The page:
Addressing Social Inequality

We are at the traffic signal. When a beggar is at our car window, we push them off, turn our faces, or raise the windows to avoid them.

Yesterday’s food went stale and we don’t feel good to throw it away or feed our pet dogs. But it’s alright for our house help to take it so that she can feed her kids happily. And we certainly feel good for helping her family.

We are buying clothes for relatives for a family wedding. The most expensive of the lot goes to those rich relatives and the cost gradually decreases in accordance with the social status of the receiver.

Inequalities are all around us though it may all seem just a part of our everyday lives! As a first step, let’s acknowledge the existence of such differences.

A – Addressing the issue of social inequality

Post #1 of the series: Instilling Social Equality in Children

To many of us, treating people who are not similar to us in status, caste, education, religion, etc. without care and kindness might not be a big deal. We tend to reflect the society and family we grew up in and we cannot be blamed really. But the more we begin to see the differences in how fellow humans are treated, the more are the chances that we begin to address the issue. While there can be a lot for us as adults to reform, this series is only going to focus on what can be done to raise children who can build more kind, more non-discriminative, and more inclusive societies than the ones of our times.

Yes, as parents we wish our children to learn science, math, languages, social skills, good habits, life skills, artistic skills, and some may also value kindness and compassion among everything else that we want our children to master. However, it’s not common that we think about seeding a sense of social equality in our children.

This series is an attempt at it!

The challenge!

Asking myself from, “What is social equality by the way?” to “Can our children create a society tomorrow where everyone is treated fairly?” I found that this pursuit of a parent is going to be far more complicated than it would seem. Complicated because, the parents that we are addressing here are people (that includes me as well) who themselves grew up in societies that did not treat everyone fairly; parents who are adults who themselves carry multiple discriminations, judgements, and biases in their hearts and minds, and parents who have not begun to contemplate the need for social equality in their own lives, let alone discovering it as a need for their children.

On the other hand, there can be children who pick up discriminations from elsewhere and not necessarily from their parents or home. For instance, I know the mother and family of the boy in my last post who said Brahmins are the most superior human beings in the world. It’s certainly unlikely that his parents could have put this thought in his mind. Neighbours, other children, extended family members, movies, TV shows, and there can be many other sources that can influence them and it might not be possible to trace what they are imbibing from where.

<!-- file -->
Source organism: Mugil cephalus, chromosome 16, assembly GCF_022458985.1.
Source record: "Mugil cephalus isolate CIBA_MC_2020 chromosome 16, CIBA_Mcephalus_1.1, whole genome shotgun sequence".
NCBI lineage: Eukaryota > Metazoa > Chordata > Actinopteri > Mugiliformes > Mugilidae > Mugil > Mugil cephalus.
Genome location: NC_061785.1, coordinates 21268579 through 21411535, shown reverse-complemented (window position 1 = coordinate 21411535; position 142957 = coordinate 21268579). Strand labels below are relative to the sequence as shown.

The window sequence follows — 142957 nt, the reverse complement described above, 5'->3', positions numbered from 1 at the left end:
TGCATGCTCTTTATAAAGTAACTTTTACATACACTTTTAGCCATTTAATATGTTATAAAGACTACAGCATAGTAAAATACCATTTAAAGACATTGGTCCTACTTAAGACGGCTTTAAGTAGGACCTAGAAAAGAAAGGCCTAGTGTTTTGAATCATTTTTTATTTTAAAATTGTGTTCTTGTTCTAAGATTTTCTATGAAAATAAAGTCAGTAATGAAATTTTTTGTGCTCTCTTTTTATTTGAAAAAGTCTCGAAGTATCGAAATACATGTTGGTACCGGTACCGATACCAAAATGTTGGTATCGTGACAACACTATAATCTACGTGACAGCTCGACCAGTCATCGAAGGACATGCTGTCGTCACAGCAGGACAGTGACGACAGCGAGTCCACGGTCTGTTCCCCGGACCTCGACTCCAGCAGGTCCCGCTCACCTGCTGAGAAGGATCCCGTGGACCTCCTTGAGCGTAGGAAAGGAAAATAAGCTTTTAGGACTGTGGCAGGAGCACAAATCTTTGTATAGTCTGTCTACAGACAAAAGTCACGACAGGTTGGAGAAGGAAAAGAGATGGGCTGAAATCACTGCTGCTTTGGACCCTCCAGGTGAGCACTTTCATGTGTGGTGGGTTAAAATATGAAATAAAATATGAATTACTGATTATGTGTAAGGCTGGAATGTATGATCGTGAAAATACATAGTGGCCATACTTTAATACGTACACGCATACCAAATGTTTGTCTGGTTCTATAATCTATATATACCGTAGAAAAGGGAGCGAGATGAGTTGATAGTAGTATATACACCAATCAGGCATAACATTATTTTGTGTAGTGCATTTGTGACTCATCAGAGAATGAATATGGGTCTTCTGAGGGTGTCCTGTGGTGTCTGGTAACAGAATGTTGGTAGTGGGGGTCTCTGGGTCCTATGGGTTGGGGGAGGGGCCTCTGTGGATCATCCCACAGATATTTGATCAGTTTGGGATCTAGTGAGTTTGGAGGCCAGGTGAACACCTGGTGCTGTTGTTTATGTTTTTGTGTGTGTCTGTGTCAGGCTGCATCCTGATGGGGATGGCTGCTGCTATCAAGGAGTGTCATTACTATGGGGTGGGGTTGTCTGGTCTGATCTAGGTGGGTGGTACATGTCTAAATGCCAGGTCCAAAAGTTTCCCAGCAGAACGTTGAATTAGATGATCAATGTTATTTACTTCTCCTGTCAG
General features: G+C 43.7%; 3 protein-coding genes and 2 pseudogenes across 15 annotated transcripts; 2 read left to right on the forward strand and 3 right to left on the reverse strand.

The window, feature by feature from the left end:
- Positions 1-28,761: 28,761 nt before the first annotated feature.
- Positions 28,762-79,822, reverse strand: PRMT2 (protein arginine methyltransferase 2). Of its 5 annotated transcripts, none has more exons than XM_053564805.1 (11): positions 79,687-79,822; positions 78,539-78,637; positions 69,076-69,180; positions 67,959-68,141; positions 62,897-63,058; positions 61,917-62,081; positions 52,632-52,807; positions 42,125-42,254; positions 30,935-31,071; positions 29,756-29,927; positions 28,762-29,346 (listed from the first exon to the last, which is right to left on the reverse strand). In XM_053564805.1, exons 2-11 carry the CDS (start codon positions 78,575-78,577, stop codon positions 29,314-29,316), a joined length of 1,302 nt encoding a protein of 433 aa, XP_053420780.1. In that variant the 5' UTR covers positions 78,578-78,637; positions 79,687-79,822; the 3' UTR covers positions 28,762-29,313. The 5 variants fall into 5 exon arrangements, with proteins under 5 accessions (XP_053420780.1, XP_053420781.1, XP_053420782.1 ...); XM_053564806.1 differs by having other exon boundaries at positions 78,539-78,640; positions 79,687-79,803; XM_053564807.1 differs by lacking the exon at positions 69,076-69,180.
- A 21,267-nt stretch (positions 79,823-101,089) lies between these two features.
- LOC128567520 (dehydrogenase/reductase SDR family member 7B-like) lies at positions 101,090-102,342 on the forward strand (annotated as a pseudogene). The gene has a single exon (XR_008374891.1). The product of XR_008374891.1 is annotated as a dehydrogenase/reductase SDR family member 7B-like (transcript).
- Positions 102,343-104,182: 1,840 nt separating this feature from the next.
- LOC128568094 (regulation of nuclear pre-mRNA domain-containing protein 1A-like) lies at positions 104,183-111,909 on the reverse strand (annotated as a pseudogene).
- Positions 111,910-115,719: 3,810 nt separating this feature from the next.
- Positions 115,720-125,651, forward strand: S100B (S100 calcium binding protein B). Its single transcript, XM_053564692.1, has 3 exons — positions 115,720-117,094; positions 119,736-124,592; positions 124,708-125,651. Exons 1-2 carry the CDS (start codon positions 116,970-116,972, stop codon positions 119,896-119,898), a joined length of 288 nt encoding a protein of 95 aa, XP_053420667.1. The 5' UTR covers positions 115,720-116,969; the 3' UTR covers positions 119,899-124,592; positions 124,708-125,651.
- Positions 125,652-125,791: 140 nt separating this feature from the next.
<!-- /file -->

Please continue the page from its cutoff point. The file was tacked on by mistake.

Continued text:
Thus, this series will not intend to point a finger at the parents or tag them responsible for everything about the children. Instead, let’s come together to share if we can do something on our part to guide them to grow into individuals who can accept diversity and dissolve differences in the years, decades, or generations to come.

Where do we begin?

Irrespective of where we are in this journey, let’s begin to address the need to create non-discriminative societies for their future. And what do we exactly mean by this? When our children grow up and see a beggar by the car window, how would it be if they gave him/her a smile instead of a frown? If yesterday’s food went stale, how would it be if they stood against offering it to another human just because they are under-served? How would it be if they valued relatives for their love instead of their status? If they gave a helping hand to a disabled child instead of staying aloof or making fun of their shortcomings?

Would you like to see your children, my children, and all the children growing up like this? It might seem like a dream, but not an impossible reality if we put our hearts into it!

How exactly is this series going to address the issue of social inequality?

There can be no one way to do this. It involves intention, contemplation, letting go of some habits, and imbibing several new habits. This series shall attempt to discover areas where we commonly act insensitive and practical tips to stay sensitive to the cause. If you have something to share, please write in the comments below or message me.

4 Replies to “Addressing Social Inequality”

  1. Lovely start Nandhini and written with so much hope I can feel it when I read. Look forward to discussing some topics with you.

    1. So much hope, true! Thanks Cathy. Me too, crtainly looking forward to thoughts from great minds like you.

    1. Seeding a thought is all that is required to bring about changes and I hope the series would try to seed at least a handful. Thank you so much!

Leave a Reply